How Japan is assisting foreigners during the COVID-19 pandemic

How Japan is assisting foreigners during the COVID-19 pandemic
Copyright euronews
By Euronews
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Across the world, people are adjusting to the 'new COVID-19 normal’. The economic and social landscape in Japan, as elsewhere, looks very different now. We look at how Japan is facing the challenges of life during a pandemic through the stories of people on the ground.


2020 has been an unusual year for the world due to the COVID-19 crisis. For the 2 800 000 foreigners living in Japan, dealing with the changes linked to the pandemic has been an additional challenge.

In this episode of Spotlight, we look at the efforts made by Japan to make visitors and residents from abroad feel safe and supported during this pandemic - both from a medical perspective and in their daily lives. We also talk to some of those affected by the COVID-19 pandemic.

Frederic Madelaine is a patisserie chef and CEO of the bakery 'Le Pommier'. He has lived in Japan for the past 20 years. He fell very ill with the virus back in Spring 2020.

Frederic Madelaine, pastry chef
There was no discrimination whatsoever, we were all equal.Frederic Madelaine, pastry chef

Frederic Madelaine, a patisserie chef and CEO of the bakery 'Le Pommier', has lived in Japan for the past 20 years. He fell very ill with the virus back in Spring 2020.

He was sent to a military hospital where he was put into a negative pressure room, isolated from the rest of the world.

Despite the serious nature of his situation, Madelaine says he was well taken care of.

"There was no discrimination whatsoever. We were all equal," he adds.

Fortunately, Frederic is now back to full health. He is happy to be back at work with his employees and reunited with his loyal customers.

In Japan, when a patient is diagnosed with COVID-19 and requires hospitalisation, they must first find a clinic or a hospital. One Japanese organisation, called the AMDA International Medical Information Centre, assists foreigners in this process.

The director of the centre, Kobayashi Yoneyuki, explains how that came about:

"When this coronavirus started (...) we received quite a lot of phone calls from foreigners.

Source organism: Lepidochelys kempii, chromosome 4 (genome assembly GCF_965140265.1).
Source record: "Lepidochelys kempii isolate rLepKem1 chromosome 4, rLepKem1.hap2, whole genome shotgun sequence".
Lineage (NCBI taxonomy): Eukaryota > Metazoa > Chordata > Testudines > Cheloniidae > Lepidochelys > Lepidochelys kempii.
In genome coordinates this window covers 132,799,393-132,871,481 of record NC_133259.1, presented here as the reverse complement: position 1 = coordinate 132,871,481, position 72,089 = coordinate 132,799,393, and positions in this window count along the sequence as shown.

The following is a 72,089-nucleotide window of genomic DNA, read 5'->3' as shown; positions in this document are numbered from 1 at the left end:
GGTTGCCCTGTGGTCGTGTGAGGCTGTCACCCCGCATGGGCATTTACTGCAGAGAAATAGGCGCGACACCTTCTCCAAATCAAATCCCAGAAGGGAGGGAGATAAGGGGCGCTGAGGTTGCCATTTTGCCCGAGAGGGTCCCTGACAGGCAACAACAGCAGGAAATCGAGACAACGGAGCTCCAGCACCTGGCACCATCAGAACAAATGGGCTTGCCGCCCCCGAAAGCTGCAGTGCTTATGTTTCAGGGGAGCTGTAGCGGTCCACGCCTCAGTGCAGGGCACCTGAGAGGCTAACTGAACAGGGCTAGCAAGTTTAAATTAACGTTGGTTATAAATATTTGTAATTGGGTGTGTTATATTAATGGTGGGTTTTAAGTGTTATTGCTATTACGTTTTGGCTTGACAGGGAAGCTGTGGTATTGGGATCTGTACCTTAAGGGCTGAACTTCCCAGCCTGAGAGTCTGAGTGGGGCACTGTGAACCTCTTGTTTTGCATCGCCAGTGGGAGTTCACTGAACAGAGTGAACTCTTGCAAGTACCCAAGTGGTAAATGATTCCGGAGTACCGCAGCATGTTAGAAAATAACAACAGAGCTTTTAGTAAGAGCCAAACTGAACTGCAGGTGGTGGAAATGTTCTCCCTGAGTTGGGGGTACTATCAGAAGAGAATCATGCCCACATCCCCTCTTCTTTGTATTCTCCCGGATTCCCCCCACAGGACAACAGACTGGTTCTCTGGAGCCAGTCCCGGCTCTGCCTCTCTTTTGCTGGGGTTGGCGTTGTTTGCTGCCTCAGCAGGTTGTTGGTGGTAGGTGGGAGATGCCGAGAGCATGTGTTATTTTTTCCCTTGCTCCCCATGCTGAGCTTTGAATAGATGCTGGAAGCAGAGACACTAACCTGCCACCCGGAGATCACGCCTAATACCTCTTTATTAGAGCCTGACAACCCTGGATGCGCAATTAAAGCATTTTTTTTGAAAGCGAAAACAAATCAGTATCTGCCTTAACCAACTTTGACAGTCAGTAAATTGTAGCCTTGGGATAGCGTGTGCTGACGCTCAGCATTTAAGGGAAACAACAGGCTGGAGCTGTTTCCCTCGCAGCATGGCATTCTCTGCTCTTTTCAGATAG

"The president of the Japanese Medical Association decided to give us three million yen and we used this amount to hire interpreters, so we could provide advice to the foreigners who called us."

Japan’s healthcare system is highly rated and the country famously boasts one of the world’s highest life expectancies. The number of COVID-19 deaths and infections is currently much lower in Japan than in many other developed economies.

Another medical facility helping both nationals and foreign nationals is the Tokyo Medical and Dental University Hospital. One of its key measures was to create a dedicated and separate section for the treatment of COVID-19 patients.

Its director, Okada Takuya, says it helps foreign nationals, in particular, with its staff, many of whom speak fluent English. But for non-Japanese patients who don't speak English, they also have a technological solution; tablets with translation systems.

Okada Takuya
"we support their psychological aspect as well"Okada Takuya

But it's not just about receiving medical care. The consequences of any disease can leave patients feeling isolated and lonely. The hospital also has measures in place to help with their psychological well-being.

Beyond health concerns, 2020 has been a difficult year for the world’s economy. Many countries have seen a rise in unemployment linked to the pandemic.

Gowell Town in Tokyo is a space run by a staffing agency that matches foreign jobseekers with Japanese employers. Thanks to them, Levi Brunner, an American citizen, found a job working for a Japanese municipality. The agency helped him fill out paperwork and understand the visa process. His new-found job is with the Tourism Association of Yugawara.


2020 was also an unusual year for foreign students as classes moved online and social restrictions were put in place. But Japanese universities were quick to step in and offer financial and moral support as Mariam Sessi, a student in International Relations and Political Science, describes:

“The school kept checking on us. Every once in a while it sent us a Google form to fill in about how we’re feeling, how we’d been doing with classes if there’s anything they can help with.”

Denis Iliushenkov is a student at the Tokyo University of Foreign Studies. He says he was still receiving the Japanese government scholarship when he applied for further support offered to international and national students and he got it.

Japan may not have been affected by the COVID-19 pandemic to the same extent as other nations, but it is doing its best to provide the best assistance to foreign nationals in our strange times.

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